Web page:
Second section of third chapter:
she’s wearing a light grey pencil skirt and jacket, powder-blue blouse, grey neck-tie, black patent leather court shoes, and her pride
as she passes through the formidable doors into the wood-panelled entrance
wide staircases sweep up either side of the lobby ascending to the upper floors
long corridors extend in two directions either side of her
she’s way too early, wanders through the empty school, explores its light-filled classrooms, imagines its essence pouring into her soul, yes, her very soul
she isn’t going to be a good teacher but a great one
one who’ll be remembered by generations of working-class children as the person who made them feel capable of achieving anything in life
a local girl made good, come back to generously pass on
A lot of people may have said “Who?” on hearing that Bernardine Evaristo had won the Man Booker Prize this year, jointly with Margaret Attwood’s sequel to The Handmaid’s Tale. I did not; some years ago I greatly enjoyed The Emperor’s Babe, a narrative poem about a Sudanese girl in third century London. Girl, Woman, Other is a slightly different kettle of fish, with a huge range of characters across contemporary London (with some flashbacks to earlier decades), almost all women, almost all black, all telling their stories from their own perspective, but often those stories intersect and overlap, and we see the same relationships from different angles. I was preparing myself to write here that it was a very engaging, challenging, fascinating read; and then a twist in the last chapter caught me completely by surprise (though it shouldn’t have) and left me sobbing on the train on the way home from work. This does not happen to me very often. A brilliant book. You can get it here.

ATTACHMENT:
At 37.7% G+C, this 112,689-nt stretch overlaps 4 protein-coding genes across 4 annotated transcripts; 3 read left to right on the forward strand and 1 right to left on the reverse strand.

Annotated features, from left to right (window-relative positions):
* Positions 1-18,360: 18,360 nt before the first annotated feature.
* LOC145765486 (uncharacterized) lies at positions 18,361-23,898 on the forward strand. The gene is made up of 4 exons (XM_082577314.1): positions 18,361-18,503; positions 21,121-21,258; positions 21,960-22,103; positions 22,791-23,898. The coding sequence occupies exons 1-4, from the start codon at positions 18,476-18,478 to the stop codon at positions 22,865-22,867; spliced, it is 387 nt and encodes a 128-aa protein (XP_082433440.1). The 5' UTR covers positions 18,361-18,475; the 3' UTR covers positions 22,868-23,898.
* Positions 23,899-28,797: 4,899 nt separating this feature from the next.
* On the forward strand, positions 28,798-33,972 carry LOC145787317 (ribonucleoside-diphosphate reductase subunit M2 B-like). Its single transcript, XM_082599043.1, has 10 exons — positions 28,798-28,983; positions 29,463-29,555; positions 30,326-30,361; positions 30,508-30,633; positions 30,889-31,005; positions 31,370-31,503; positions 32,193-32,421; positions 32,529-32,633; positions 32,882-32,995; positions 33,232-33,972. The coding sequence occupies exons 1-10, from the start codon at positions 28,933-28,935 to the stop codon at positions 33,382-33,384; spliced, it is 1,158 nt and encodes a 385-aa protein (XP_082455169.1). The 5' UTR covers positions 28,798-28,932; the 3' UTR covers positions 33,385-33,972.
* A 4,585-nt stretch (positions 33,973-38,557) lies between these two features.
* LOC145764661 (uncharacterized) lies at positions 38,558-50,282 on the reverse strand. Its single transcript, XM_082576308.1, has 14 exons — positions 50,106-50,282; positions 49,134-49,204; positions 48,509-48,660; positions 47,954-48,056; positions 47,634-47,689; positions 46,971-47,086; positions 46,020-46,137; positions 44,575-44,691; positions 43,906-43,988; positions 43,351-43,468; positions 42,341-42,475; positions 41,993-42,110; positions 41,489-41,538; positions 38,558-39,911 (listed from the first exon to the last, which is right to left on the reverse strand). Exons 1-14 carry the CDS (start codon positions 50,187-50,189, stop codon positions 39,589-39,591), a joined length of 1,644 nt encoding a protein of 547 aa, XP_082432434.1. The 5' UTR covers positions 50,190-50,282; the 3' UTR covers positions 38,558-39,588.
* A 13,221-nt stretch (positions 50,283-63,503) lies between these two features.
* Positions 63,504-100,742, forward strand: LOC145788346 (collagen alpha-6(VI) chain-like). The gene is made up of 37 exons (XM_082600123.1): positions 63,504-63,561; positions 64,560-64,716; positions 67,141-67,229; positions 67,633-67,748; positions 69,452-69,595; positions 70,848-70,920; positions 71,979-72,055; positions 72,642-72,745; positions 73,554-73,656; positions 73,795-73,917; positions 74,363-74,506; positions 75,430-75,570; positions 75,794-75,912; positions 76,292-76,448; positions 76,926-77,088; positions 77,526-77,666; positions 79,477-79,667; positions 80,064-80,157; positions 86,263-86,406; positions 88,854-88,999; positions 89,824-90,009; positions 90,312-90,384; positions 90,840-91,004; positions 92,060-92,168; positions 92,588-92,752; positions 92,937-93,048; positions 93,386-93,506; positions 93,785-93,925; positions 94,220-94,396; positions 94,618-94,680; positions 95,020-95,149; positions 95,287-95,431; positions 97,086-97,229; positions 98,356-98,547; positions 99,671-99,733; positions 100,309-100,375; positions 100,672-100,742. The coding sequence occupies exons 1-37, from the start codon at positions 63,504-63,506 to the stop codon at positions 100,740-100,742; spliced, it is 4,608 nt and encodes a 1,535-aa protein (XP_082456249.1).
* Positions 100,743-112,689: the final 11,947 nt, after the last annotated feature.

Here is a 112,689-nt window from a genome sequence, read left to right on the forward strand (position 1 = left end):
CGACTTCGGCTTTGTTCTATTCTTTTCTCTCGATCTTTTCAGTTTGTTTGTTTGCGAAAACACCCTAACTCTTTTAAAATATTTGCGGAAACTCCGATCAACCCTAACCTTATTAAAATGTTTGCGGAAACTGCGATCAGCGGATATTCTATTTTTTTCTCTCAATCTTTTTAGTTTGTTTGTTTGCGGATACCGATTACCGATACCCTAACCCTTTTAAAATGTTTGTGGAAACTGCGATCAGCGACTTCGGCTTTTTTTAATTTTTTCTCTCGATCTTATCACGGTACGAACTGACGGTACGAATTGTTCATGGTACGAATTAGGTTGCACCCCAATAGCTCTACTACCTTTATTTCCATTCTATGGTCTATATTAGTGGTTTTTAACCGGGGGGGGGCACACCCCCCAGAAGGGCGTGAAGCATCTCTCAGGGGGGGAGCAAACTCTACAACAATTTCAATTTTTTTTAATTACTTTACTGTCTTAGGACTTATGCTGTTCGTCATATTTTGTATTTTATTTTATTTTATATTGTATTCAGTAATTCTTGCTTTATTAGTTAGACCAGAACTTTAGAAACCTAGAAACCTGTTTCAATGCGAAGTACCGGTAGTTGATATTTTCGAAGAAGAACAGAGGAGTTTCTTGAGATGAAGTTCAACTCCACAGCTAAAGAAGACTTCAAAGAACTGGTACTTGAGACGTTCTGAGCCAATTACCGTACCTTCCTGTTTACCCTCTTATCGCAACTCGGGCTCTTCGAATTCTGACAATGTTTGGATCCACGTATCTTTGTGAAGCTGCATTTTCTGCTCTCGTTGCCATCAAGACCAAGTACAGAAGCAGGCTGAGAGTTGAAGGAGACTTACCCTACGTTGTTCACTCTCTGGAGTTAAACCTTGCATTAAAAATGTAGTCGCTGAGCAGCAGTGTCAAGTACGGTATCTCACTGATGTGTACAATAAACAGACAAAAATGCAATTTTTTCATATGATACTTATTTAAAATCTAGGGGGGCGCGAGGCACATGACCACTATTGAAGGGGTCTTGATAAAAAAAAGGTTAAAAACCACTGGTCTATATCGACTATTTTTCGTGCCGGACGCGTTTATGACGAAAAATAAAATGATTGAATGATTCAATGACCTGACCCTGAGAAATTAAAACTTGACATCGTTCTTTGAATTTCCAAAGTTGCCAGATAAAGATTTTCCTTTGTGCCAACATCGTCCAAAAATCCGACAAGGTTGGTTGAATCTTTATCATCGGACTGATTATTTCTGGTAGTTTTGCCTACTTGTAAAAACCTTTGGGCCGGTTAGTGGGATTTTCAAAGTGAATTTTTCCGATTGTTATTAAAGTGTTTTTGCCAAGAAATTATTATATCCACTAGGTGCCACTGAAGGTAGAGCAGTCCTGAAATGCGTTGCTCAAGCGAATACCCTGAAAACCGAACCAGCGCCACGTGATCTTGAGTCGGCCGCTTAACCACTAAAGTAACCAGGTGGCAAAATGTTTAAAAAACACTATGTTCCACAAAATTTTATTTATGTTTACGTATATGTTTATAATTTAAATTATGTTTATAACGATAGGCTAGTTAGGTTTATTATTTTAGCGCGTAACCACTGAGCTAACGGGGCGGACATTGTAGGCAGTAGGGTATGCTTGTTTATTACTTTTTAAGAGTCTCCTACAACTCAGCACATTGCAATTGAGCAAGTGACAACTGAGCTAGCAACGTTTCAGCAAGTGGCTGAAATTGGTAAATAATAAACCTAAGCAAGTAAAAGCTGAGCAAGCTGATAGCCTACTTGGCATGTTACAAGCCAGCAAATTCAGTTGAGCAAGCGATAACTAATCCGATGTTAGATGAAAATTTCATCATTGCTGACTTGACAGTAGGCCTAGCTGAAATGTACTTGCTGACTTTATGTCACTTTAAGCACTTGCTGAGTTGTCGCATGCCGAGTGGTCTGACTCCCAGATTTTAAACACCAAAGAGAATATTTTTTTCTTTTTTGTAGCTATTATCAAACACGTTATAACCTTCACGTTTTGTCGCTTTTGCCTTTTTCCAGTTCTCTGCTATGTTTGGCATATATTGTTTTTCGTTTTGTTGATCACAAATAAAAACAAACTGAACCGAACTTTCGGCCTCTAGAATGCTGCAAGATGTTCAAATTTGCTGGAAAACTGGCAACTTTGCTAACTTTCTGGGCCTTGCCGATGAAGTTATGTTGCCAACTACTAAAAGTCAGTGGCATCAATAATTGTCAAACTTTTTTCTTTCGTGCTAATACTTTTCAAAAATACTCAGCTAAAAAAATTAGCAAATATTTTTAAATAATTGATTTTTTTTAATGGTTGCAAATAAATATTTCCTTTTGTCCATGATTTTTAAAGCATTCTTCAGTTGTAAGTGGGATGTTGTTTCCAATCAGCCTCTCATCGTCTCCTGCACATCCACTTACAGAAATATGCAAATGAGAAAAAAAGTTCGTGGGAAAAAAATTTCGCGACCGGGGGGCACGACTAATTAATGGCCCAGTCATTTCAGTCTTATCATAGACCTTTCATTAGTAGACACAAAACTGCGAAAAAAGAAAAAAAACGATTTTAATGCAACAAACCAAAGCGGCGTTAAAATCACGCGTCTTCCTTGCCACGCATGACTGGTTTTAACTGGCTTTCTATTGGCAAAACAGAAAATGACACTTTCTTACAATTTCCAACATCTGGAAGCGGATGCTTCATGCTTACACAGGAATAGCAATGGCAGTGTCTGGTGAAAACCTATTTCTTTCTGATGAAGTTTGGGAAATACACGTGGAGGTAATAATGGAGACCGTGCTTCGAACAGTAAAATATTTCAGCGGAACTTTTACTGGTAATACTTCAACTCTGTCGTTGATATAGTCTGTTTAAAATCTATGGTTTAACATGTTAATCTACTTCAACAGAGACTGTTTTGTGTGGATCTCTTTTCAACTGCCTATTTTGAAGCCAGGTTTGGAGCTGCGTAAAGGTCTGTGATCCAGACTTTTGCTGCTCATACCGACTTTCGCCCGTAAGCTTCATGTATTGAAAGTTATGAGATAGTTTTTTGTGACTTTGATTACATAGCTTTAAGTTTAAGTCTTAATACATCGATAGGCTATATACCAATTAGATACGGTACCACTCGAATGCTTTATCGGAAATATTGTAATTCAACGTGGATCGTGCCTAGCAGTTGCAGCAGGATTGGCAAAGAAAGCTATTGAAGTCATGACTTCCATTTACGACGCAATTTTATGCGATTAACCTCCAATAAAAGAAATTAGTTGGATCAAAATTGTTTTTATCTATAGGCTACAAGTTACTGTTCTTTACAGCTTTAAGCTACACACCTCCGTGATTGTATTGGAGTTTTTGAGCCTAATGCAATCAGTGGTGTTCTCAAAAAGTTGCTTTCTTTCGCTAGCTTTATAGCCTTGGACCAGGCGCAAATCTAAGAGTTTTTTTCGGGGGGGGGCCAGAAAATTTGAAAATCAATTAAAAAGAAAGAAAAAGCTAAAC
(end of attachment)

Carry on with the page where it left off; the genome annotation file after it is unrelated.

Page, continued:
This was the top book on my unread pile by a non-white author. Next on that list is The Widows of Malabar Hill, by Sujata Massey.